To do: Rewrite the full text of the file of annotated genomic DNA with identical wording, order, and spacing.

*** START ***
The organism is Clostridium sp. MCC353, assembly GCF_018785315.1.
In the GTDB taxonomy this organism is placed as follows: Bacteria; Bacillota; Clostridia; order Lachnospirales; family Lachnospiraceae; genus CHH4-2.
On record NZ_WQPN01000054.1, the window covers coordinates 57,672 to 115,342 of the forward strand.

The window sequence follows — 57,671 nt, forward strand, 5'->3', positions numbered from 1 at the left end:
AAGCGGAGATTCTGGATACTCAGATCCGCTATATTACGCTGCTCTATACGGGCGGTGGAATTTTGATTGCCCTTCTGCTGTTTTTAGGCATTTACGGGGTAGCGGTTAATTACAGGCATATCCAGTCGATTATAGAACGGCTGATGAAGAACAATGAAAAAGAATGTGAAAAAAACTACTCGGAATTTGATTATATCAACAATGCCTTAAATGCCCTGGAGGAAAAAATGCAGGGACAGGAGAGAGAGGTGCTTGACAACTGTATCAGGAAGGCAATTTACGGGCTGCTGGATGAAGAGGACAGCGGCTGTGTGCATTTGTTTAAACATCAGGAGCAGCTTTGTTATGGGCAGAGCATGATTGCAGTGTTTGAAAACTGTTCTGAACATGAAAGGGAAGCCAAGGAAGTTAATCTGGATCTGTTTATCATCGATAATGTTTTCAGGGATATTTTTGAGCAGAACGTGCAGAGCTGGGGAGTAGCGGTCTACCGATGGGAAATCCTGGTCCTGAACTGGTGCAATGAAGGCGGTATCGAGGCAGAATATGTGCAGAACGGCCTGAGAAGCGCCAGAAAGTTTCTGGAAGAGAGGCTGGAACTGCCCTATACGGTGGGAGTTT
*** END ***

The organism is Clostridium sp. MCC353, assembly GCF_018785315.1.
In the GTDB taxonomy this organism is placed as follows: Bacteria; Bacillota; Clostridia; order Lachnospirales; family Lachnospiraceae; genus CHH4-2.
On record NZ_WQPN01000054.1, the window covers coordinates 57,672 to 115,342 of the forward strand.

The window sequence follows — 57,671 nt, forward strand, 5'->3', positions numbered from 1 at the left end:
AAGCGGAGATTCTGGATACTCAGATCCGCTATATTACGCTGCTCTATACGGGCGGTGGAATTTTGATTGCCCTTCTGCTGTTTTTAGGCATTTACGGGGTAGCGGTTAATTACAGGCATATCCAGTCGATTATAGAACGGCTGATGAAGAACAATGAAAAAGAATGTGAAAAAAACTACTCGGAATTTGATTATATCAACAATGCCTTAAATGCCCTGGAGGAAAAAATGCAGGGACAGGAGAGAGAGGTGCTTGACAACTGTATCAGGAAGGCAATTTACGGGCTGCTGGATGAAGAGGACAGCGGCTGTGTGCATTTGTTTAAACATCAGGAGCAGCTTTGTTATGGGCAGAGCATGATTGCAGTGTTTGAAAACTGTTCTGAACATGAAAGGGAAGCCAAGGAAGTTAATCTGGATCTGTTTATCATCGATAATGTTTTCAGGGATATTTTTGAGCAGAACGTGCAGAGCTGGGGAGTAGCGGTCTACCGATGGGAAATCCTGGTCCTGAACTGGTGCAATGAAGGCGGTATCGAGGCAGAATATGTGCAGAACGGCCTGAGAAGCGCCAGAAAGTTTCTGGAAGAGAGGCTGGAACTGCCCTATACGGTGGGAGTTT